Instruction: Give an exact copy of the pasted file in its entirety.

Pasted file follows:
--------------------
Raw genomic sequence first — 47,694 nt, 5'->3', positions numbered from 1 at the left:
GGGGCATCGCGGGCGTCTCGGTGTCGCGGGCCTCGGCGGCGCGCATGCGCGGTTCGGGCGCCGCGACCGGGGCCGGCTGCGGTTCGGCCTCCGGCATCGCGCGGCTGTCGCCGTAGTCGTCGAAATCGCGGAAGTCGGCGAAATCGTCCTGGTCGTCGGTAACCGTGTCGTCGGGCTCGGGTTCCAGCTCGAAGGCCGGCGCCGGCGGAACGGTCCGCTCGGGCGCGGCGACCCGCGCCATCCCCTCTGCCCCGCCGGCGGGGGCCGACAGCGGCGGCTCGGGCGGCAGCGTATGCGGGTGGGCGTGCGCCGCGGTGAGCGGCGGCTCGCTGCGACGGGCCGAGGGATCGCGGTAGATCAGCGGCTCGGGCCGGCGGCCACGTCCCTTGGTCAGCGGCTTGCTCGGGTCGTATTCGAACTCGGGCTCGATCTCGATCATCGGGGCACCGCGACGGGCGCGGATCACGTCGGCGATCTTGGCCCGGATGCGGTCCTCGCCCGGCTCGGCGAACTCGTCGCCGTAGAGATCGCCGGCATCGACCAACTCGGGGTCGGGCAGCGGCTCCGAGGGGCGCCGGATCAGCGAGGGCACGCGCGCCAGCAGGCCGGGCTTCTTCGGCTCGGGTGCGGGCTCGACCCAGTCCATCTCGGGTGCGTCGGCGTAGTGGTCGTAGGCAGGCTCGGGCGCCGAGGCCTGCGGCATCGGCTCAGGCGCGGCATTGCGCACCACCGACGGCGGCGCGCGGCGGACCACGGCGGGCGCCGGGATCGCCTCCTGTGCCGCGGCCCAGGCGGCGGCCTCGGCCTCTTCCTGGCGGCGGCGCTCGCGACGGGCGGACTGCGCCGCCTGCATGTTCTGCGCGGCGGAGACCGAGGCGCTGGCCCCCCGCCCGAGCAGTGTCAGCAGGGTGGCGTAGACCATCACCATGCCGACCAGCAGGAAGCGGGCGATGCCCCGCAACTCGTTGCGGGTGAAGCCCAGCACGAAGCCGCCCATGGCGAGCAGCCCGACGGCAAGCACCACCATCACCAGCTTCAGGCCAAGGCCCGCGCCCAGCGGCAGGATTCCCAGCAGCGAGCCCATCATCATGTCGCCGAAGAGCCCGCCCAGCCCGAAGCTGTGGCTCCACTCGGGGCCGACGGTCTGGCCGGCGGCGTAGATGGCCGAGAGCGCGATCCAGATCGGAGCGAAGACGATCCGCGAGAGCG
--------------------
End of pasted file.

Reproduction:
Raw genomic sequence first — 47,694 nt, 5'->3', positions numbered from 1 at the left:
GGGGCATCGCGGGCGTCTCGGTGTCGCGGGCCTCGGCGGCGCGCATGCGCGGTTCGGGCGCCGCGACCGGGGCCGGCTGCGGTTCGGCCTCCGGCATCGCGCGGCTGTCGCCGTAGTCGTCGAAATCGCGGAAGTCGGCGAAATCGTCCTGGTCGTCGGTAACCGTGTCGTCGGGCTCGGGTTCCAGCTCGAAGGCCGGCGCCGGCGGAACGGTCCGCTCGGGCGCGGCGACCCGCGCCATCCCCTCTGCCCCGCCGGCGGGGGCCGACAGCGGCGGCTCGGGCGGCAGCGTATGCGGGTGGGCGTGCGCCGCGGTGAGCGGCGGCTCGCTGCGACGGGCCGAGGGATCGCGGTAGATCAGCGGCTCGGGCCGGCGGCCACGTCCCTTGGTCAGCGGCTTGCTCGGGTCGTATTCGAACTCGGGCTCGATCTCGATCATCGGGGCACCGCGACGGGCGCGGATCACGTCGGCGATCTTGGCCCGGATGCGGTCCTCGCCCGGCTCGGCGAACTCGTCGCCGTAGAGATCGCCGGCATCGACCAACTCGGGGTCGGGCAGCGGCTCCGAGGGGCGCCGGATCAGCGAGGGCACGCGCGCCAGCAGGCCGGGCTTCTTCGGCTCGGGTGCGGGCTCGACCCAGTCCATCTCGGGTGCGTCGGCGTAGTGGTCGTAGGCAGGCTCGGGCGCCGAGGCCTGCGGCATCGGCTCAGGCGCGGCATTGCGCACCACCGACGGCGGCGCGCGGCGGACCACGGCGGGCGCCGGGATCGCCTCCTGTGCCGCGGCCCAGGCGGCGGCCTCGGCCTCTTCCTGGCGGCGGCGCTCGCGACGGGCGGACTGCGCCGCCTGCATGTTCTGCGCGGCGGAGACCGAGGCGCTGGCCCCCCGCCCGAGCAGTGTCAGCAGGGTGGCGTAGACCATCACCATGCCGACCAGCAGGAAGCGGGCGATGCCCCGCAACTCGTTGCGGGTGAAGCCCAGCACGAAGCCGCCCATGGCGAGCAGCCCGACGGCAAGCACCACCATCACCAGCTTCAGGCCAAGGCCCGCGCCCAGCGGCAGGATTCCCAGCAGCGAGCCCATCATCATGTCGCCGAAGAGCCCGCCCAGCCCGAAGCTGTGGCTCCACTCGGGGCCGACGGTCTGGCCGGCGGCGTAGATGGCCGAGAGCGCGATCCAGATCGGAGCGAAGACGATCCGCGAGAGCG